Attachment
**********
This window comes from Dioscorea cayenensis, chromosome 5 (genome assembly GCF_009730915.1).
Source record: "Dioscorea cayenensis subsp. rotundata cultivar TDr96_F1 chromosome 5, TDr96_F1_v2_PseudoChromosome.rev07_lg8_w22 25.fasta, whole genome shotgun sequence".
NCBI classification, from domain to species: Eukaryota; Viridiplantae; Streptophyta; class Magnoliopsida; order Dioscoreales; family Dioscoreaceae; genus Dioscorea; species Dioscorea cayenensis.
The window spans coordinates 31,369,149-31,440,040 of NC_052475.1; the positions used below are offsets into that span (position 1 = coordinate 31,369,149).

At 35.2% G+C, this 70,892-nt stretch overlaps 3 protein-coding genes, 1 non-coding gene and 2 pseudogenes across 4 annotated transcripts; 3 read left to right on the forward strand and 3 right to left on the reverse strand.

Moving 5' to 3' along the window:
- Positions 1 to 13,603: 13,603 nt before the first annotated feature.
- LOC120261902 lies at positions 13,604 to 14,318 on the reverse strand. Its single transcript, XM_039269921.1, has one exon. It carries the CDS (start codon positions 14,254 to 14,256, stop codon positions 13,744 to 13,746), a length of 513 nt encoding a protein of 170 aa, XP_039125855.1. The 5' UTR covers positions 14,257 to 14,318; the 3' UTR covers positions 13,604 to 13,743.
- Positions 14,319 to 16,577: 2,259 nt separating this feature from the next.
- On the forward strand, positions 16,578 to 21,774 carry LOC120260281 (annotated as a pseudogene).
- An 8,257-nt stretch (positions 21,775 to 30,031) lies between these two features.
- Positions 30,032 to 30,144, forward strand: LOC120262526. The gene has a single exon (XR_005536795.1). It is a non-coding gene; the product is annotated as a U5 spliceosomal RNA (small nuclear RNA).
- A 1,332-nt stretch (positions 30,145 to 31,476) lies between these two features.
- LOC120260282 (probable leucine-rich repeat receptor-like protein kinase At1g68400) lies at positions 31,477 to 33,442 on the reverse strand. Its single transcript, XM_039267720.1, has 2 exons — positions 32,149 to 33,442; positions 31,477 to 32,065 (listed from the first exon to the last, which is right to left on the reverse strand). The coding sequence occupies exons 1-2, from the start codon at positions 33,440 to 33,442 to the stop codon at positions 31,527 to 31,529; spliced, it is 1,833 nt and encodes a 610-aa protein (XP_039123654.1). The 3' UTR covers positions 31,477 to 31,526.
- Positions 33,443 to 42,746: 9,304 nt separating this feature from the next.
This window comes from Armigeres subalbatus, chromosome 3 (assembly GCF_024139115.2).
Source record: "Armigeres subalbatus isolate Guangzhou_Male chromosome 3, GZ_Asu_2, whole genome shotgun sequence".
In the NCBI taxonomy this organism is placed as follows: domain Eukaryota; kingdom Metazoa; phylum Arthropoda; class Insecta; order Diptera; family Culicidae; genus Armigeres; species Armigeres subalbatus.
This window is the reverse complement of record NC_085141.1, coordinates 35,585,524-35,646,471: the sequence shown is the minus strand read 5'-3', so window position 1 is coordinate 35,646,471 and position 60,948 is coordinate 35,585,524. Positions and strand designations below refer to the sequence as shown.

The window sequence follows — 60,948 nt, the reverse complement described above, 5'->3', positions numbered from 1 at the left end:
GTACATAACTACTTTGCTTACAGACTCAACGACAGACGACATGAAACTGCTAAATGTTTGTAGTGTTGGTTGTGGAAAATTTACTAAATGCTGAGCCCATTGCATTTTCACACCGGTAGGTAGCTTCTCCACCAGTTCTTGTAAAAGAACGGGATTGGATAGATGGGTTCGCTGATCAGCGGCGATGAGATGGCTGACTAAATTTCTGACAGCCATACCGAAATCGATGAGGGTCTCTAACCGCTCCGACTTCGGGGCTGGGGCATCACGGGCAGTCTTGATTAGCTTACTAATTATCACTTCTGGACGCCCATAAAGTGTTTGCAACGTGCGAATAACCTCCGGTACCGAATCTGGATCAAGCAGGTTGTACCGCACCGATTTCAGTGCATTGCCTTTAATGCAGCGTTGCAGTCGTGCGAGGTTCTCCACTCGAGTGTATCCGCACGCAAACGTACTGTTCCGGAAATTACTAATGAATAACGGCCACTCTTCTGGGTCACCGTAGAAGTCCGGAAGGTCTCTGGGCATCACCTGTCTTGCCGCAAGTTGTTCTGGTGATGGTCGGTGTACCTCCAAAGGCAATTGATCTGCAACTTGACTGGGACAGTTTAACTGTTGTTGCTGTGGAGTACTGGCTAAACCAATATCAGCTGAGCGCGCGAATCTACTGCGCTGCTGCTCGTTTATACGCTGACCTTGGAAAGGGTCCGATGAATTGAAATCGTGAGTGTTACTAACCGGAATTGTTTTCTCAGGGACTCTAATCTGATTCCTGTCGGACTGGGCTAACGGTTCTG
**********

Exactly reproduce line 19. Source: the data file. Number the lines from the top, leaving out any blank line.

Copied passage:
This window is the reverse complement of record NC_085141.1, coordinates 35,585,524-35,646,471: the sequence shown is the minus strand read 5'-3', so window position 1 is coordinate 35,646,471 and position 60,948 is coordinate 35,585,524. Positions and strand designations below refer to the sequence as shown.